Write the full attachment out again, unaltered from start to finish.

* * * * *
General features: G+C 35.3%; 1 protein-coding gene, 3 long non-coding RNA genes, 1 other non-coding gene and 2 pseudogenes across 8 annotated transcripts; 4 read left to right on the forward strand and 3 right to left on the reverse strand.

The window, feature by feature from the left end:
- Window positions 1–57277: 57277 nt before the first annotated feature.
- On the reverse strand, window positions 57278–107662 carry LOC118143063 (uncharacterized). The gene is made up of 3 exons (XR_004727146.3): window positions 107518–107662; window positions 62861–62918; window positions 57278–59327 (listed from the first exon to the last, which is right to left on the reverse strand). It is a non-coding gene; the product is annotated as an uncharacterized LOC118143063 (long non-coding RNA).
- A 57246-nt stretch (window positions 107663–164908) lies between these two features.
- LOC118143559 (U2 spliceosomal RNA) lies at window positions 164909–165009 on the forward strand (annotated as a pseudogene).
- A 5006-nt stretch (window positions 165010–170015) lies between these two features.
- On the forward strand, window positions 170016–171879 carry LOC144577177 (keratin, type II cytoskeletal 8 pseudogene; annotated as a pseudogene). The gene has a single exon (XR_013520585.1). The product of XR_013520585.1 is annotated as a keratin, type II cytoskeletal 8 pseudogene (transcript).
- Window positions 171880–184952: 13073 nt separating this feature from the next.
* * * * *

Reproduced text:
General features: G+C 35.3%; 1 protein-coding gene, 3 long non-coding RNA genes, 1 other non-coding gene and 2 pseudogenes across 8 annotated transcripts; 4 read left to right on the forward strand and 3 right to left on the reverse strand.

The window, feature by feature from the left end:
- Window positions 1–57277: 57277 nt before the first annotated feature.
- On the reverse strand, window positions 57278–107662 carry LOC118143063 (uncharacterized). The gene is made up of 3 exons (XR_004727146.3): window positions 107518–107662; window positions 62861–62918; window positions 57278–59327 (listed from the first exon to the last, which is right to left on the reverse strand). It is a non-coding gene; the product is annotated as an uncharacterized LOC118143063 (long non-coding RNA).
- A 57246-nt stretch (window positions 107663–164908) lies between these two features.
- LOC118143559 (U2 spliceosomal RNA) lies at window positions 164909–165009 on the forward strand (annotated as a pseudogene).
- A 5006-nt stretch (window positions 165010–170015) lies between these two features.
- On the forward strand, window positions 170016–171879 carry LOC144577177 (keratin, type II cytoskeletal 8 pseudogene; annotated as a pseudogene). The gene has a single exon (XR_013520585.1). The product of XR_013520585.1 is annotated as a keratin, type II cytoskeletal 8 pseudogene (transcript).
- Window positions 171880–184952: 13073 nt separating this feature from the next.